Abstract: We consider the space of piecewise polynomial functions which are globally differentiable on a mesh of general topology. This space is characterized by gluing data across the shared edges. Using algebraic techniques, which involve the analysis of the module of syzygies of the gluing data, we give a dimension formula for the space of geometrically smooth spline functions of degree less than or equal to a given constant, defined on surfaces of arbitrary topology. The dimension formula applies to spline spaces where the polynomial degree is sufficiently large. In the talk we will discuss this condition on the polynomial degree, and provide explicit constructions of basis functions attached respectively to vertices, edges and faces. These results can be extended to the study of the space of differentiable functions on a quad-mesh, which are composed of 4-split spline macro-patch elements on each quadrangular face. The approach is illustrated with applications to fitting and reconstruction problems.
Joint work with Ahmed Blidia, and Bernard Mourrain.
Title of the talk: Basis Functions, IGA and Subdivision.
Abstract: The theoretical basis for our commercial finite element analysis software dates from the late 1950’s and early 1960’s. Since then our computers have increased in memory size by a factor of over a million and in speed by several thousand. The computing context is different now, and we address problems of a totally different scale. The IsoGeometric analysis bandwagon has led many to look again at the fundamentals and it is now possible to ask whether there is accessible advantage in new ideas. This talk puts together the key idea from isogeometry, that splines make good basis functions (in particular because they provide conveniently nested spaces) with the range of analysis techniques now available, to suggest that maybe there are opportunities to improve the speed/accuracy tradeoff by orders of magnitude.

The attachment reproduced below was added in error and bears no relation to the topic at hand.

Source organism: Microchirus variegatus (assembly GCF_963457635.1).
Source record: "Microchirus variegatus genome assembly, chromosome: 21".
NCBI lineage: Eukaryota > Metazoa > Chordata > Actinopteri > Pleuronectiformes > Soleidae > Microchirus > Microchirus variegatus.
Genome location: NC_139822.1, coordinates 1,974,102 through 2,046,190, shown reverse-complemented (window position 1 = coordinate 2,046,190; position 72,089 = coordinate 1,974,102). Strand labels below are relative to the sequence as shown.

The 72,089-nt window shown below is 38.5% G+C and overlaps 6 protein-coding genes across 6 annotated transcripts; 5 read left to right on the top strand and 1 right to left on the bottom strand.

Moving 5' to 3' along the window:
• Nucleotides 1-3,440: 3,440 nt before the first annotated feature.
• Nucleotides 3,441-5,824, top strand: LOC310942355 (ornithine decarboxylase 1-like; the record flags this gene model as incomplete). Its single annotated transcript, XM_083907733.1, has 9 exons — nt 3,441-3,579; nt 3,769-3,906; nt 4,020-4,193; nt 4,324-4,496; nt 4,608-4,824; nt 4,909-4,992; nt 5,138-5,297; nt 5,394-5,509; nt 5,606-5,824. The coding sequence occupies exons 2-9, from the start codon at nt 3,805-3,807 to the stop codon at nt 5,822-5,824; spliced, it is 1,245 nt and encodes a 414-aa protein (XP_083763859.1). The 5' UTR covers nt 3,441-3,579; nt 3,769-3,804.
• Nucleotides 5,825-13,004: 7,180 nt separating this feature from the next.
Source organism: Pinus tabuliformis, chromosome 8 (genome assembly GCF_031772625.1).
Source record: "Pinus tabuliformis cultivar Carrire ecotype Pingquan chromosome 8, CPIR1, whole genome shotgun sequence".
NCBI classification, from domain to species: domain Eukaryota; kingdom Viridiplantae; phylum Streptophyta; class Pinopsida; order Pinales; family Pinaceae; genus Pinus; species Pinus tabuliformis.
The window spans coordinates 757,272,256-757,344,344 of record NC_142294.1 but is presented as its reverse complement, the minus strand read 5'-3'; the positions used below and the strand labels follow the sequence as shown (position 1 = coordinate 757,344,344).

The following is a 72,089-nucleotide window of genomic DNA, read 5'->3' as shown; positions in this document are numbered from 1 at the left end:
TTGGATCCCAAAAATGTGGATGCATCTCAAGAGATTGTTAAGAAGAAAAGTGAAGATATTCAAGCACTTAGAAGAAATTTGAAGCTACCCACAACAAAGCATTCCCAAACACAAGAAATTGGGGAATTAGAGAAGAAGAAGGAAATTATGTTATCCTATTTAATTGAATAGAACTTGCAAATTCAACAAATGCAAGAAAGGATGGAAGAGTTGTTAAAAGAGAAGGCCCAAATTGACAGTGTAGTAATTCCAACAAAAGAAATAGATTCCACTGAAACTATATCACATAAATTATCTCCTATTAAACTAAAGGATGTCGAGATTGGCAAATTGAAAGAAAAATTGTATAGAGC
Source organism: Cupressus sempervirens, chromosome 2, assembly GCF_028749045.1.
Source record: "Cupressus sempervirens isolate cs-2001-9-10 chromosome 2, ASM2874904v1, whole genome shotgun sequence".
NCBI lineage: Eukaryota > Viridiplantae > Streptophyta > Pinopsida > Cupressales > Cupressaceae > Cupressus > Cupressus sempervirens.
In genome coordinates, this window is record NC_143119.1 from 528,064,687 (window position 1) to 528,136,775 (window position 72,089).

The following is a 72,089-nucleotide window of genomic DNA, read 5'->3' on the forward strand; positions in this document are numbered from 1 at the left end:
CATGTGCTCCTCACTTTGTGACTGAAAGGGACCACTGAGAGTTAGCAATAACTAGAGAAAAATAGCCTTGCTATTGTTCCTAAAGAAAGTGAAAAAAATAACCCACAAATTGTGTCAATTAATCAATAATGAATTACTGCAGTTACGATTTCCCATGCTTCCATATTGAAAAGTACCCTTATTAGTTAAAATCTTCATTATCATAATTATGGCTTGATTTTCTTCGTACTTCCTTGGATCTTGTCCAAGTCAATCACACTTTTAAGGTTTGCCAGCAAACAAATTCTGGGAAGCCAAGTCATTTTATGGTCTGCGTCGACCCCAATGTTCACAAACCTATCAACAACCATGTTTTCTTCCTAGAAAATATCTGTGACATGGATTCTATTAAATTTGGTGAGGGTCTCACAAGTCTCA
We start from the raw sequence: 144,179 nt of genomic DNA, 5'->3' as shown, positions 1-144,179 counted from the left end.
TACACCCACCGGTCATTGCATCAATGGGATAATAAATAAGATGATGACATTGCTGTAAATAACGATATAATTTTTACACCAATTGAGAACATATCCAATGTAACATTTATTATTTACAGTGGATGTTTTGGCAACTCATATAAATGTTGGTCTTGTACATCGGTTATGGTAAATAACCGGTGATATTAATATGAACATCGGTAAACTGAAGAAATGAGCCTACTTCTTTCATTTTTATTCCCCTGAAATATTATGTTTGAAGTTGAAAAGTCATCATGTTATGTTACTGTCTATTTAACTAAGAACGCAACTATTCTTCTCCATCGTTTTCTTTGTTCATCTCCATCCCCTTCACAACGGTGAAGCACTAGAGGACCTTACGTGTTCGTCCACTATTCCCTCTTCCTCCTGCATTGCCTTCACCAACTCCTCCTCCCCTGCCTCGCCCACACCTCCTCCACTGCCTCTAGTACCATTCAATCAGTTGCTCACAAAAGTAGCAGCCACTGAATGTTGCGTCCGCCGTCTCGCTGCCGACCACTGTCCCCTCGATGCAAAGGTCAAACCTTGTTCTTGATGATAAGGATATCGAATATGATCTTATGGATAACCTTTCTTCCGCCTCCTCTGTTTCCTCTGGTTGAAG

Title of the talk: An IGA-BEM method for the open-water flow problem around rotating marine propellers.
Abstract: Combining Iso-Geometric analysis (IGA) with Boundary Element Methods (BEM) for inviscid lifting flows imposes a number of difficulties. Firstly, an IGABEM collocation scheme has to take into account the tangent-plane discontinuity occurring along the trailing edge (TE) of such lifting geometries. More important, the scheme has to handle the non-linear Kutta condition, securing continuity of the pressure at the TE and through the a-priori unknown wake, a force-free boundary surface emanating from TE. In this presentation we shall provide some preliminary results of our work towards developing a IGABEM collocation scheme for computing steady lifting flows around 3D bodies, such as marine propellers.
Title of the talk: Finite element mesh generation and simulations without geometric de-featuring.
Abstract: The initial stage of a simulation process is the generation of an appropriate mesh that is designed to capture the required physics. When dealing with complex objects that contain multi-scale geometric details, it is often necessary to manually remove small features which, in the expert opinion of the analyst, will not have a measurable effect on the numerical solution. The major drawback of this de-featuring stage is the requirement for manual interaction with CAD systems. Furthermore, the de-featuring must be repeated for every physical system to be considered in the design, i.e. fluids, solids, electromagnetics, acoustics, heat transfer, etc. In addition, the de-featuring is often dependent on problem parameters such as the Reynolds number in a fluid mechanics problem or the frequency of the waves in electromagnetics or acoustics. In this talk, a new computational framework is presented. The proposed technique involves a new mesh generation paradigm where the element size is dictated by the required resolution of the physical phenomena, irrespective of the geometric complexity. All geometric details are encapsulated in the mesh without unnecessary mesh refinement, removing the uncertainty induced by a de-featuring process and ensuring both efficiency and robustness. The modifications of an existing finite element solver, required to utilise the meshes generated with the proposed approach, will also be presented.